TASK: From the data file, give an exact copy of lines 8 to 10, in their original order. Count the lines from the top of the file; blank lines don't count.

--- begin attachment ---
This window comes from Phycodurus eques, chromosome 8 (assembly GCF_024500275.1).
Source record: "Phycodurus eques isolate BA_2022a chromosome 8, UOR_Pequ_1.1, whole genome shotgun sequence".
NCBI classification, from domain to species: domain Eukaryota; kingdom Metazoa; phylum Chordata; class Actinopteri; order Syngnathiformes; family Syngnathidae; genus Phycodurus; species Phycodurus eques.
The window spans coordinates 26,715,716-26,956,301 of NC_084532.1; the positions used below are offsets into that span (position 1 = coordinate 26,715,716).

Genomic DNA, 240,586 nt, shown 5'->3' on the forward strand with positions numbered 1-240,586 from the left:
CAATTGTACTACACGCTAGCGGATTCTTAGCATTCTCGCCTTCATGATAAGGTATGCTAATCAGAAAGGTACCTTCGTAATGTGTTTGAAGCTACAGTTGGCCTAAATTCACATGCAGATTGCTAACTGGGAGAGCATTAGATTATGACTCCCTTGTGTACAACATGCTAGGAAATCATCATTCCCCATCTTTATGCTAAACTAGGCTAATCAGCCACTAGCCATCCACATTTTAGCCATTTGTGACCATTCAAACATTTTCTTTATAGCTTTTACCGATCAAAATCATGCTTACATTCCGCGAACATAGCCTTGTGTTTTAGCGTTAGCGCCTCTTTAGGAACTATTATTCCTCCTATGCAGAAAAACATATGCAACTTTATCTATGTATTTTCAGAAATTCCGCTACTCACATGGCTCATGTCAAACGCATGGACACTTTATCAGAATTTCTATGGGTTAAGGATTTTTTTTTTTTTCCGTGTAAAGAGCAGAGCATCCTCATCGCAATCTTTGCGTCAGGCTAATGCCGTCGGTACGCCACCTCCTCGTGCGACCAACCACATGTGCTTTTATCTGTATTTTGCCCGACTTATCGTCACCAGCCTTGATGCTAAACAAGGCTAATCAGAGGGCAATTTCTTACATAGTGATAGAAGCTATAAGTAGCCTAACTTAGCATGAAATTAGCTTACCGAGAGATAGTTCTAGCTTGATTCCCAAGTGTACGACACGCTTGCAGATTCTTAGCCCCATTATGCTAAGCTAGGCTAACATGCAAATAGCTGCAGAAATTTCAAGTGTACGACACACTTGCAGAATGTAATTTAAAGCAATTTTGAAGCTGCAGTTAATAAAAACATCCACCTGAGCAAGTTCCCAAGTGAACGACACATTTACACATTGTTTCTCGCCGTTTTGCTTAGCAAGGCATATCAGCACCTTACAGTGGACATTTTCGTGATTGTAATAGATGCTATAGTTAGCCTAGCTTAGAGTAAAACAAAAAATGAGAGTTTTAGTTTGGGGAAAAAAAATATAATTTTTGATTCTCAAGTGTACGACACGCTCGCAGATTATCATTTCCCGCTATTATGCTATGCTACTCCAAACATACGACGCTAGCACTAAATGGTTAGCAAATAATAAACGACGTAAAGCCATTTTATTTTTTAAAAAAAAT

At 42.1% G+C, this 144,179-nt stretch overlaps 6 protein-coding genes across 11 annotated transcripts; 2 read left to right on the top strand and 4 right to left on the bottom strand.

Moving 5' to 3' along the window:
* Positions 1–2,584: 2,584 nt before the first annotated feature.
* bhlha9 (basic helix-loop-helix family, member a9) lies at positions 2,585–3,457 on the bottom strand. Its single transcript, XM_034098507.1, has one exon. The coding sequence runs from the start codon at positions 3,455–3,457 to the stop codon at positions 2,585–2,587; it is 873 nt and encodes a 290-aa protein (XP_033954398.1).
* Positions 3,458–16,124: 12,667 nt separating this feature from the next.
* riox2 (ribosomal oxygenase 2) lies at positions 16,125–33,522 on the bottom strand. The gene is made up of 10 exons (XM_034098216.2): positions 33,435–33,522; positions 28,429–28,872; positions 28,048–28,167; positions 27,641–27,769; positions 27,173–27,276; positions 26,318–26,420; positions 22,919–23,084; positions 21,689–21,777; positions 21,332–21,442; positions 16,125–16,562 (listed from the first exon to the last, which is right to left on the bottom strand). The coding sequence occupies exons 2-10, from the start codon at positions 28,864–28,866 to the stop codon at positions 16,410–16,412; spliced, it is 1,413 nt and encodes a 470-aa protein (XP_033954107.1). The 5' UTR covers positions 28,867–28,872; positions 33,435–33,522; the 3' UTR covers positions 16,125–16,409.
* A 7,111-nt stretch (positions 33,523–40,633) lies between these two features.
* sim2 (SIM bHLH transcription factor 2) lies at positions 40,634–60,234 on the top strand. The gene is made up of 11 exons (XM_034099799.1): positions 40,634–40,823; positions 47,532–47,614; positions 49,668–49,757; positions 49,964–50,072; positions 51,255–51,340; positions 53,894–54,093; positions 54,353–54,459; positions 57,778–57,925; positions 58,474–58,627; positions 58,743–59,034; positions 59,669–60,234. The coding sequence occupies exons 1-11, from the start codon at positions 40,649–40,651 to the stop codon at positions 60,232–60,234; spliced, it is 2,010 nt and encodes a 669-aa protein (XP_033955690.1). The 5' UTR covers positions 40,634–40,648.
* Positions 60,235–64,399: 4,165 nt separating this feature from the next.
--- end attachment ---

Moving 5' to 3' along the window:
* Positions 1–2,584: 2,584 nt before the first annotated feature.
* bhlha9 (basic helix-loop-helix family, member a9) lies at positions 2,585–3,457 on the bottom strand. Its single transcript, XM_034098507.1, has one exon. The coding sequence runs from the start codon at positions 3,455–3,457 to the stop codon at positions 2,585–2,587; it is 873 nt and encodes a 290-aa protein (XP_033954398.1).